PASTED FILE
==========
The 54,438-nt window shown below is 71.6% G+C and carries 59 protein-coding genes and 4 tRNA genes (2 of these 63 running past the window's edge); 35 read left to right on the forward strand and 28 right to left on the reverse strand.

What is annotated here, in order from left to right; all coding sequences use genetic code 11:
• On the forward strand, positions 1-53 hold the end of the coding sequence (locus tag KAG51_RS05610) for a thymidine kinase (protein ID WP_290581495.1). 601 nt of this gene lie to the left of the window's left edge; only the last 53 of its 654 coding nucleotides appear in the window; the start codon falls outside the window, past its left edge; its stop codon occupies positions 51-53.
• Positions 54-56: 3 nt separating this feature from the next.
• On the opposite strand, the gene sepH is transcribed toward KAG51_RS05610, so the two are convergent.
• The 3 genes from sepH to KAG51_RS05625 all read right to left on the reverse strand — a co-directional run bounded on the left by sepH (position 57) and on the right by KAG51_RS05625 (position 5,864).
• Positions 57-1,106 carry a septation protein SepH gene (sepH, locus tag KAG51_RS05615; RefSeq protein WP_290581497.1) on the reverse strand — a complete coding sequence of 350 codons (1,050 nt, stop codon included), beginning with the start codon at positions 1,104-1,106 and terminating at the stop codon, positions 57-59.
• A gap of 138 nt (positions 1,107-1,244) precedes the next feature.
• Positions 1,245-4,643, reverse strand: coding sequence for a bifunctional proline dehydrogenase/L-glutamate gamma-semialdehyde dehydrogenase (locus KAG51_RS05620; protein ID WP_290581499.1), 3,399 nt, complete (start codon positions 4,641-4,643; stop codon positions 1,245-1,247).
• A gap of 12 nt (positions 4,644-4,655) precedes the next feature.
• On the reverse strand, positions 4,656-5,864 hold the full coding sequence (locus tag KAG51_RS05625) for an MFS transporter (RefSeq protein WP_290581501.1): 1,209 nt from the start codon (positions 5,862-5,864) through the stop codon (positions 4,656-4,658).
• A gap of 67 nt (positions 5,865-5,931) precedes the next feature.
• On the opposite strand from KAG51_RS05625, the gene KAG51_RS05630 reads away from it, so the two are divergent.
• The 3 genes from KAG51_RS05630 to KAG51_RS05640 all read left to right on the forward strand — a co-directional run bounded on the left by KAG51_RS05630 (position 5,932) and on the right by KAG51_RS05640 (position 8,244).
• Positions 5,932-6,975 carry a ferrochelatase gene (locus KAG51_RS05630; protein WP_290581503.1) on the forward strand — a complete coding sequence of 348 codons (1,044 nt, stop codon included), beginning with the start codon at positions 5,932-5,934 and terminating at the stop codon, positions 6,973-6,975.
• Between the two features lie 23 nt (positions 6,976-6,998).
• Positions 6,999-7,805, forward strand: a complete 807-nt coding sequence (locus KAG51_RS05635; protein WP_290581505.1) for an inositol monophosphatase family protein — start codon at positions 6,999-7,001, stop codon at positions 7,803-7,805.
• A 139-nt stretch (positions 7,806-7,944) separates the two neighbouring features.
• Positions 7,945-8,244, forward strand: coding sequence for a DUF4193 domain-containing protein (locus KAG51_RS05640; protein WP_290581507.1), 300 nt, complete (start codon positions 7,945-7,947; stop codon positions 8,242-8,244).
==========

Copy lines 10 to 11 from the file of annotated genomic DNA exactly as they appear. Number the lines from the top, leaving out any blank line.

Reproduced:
• A gap of 12 nt (positions 4,644-4,655) precedes the next feature.
• On the reverse strand, positions 4,656-5,864 hold the full coding sequence (locus tag KAG51_RS05625) for an MFS transporter (RefSeq protein WP_290581501.1): 1,209 nt from the start codon (positions 5,862-5,864) through the stop codon (positions 4,656-4,658).